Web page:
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​An unarmed AGM-86B Air-Launched Cruise Missile is released from a B-52H Stratofortress over the Utah Test and Training Range during a Nuclear Weapons System Evaluation Program sortie on Sept. 22, 2014. Air Force photo by Staff Sgt. Roidan Carlson

Lockheed Martin and Raytheon on Wednesday were each awarded technology maturation and risk reduction contracts for the Long Range Standoff weapon (LRSO), the Air Force’s program to replace the air-launched component of the nation’s nuclear triad. Each company was awarded $900 million and was given 54 months to “mature design concepts and prove developmental technologies,” according to an Air Force Nuclear Weapons Center press release.

The current AGM-86B Air Launched Cruise Missile, which was manufactured by Boeing, became operational in the 1980s with an expected shelf life of ten years. Air Force leadership has argued strongly for the necessity of ​replacing the aging ALCM, but some within the Pentagon—including Secretary of Defense Jim Mattis—have expressed uncertainty about the missile’s strategic deterrent value.

Wednesday’s contract announcement makes it clear the air-launched modernization effort will move forward. “Deterrence works if our adversaries know that we can hold at risk things they value,” Secretary of the Air Force Heather Wilson said in the release. “This weapon will enhance our ability to do so, and we must modernize it cost-effectively.”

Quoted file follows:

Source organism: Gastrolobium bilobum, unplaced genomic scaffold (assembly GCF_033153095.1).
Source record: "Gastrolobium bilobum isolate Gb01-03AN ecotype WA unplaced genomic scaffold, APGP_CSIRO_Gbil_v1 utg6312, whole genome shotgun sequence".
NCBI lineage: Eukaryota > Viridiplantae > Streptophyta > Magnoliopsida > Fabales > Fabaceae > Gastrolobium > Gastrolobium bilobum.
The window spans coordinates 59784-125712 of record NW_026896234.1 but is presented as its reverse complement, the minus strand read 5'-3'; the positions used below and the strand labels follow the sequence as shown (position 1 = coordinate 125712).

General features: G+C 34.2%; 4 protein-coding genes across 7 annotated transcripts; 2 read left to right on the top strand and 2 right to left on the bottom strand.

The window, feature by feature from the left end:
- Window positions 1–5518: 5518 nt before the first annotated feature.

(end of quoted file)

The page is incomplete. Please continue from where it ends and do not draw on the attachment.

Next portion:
AFNWC said the Air Force plans to begin fielding LRSO in the late 2020s, and the new missile will be deployable with the service’s B-21 bomber when it comes online in the 2030s. In the meantime, LRSO will provide a crucial upgrade for the B-52 and B-2 bombers by enabling air-launched nuclear capabilities in contested environments, Gen. Paul Selva, vice chairman of the Joint Chiefs of Staff, explained to Congress in March.

The Air Force will choose a single contractor for LRSO at the engineering, manufacturing, and development milestone, expected in 2022.

“Continued competition will help ensure the bomber leg of the nuclear triad is cost-effectively modernized with a survivable, reliable, and credible standoff capability,” said Maj. Gen. Scott Jansson, commander of the AFNWC, in the release.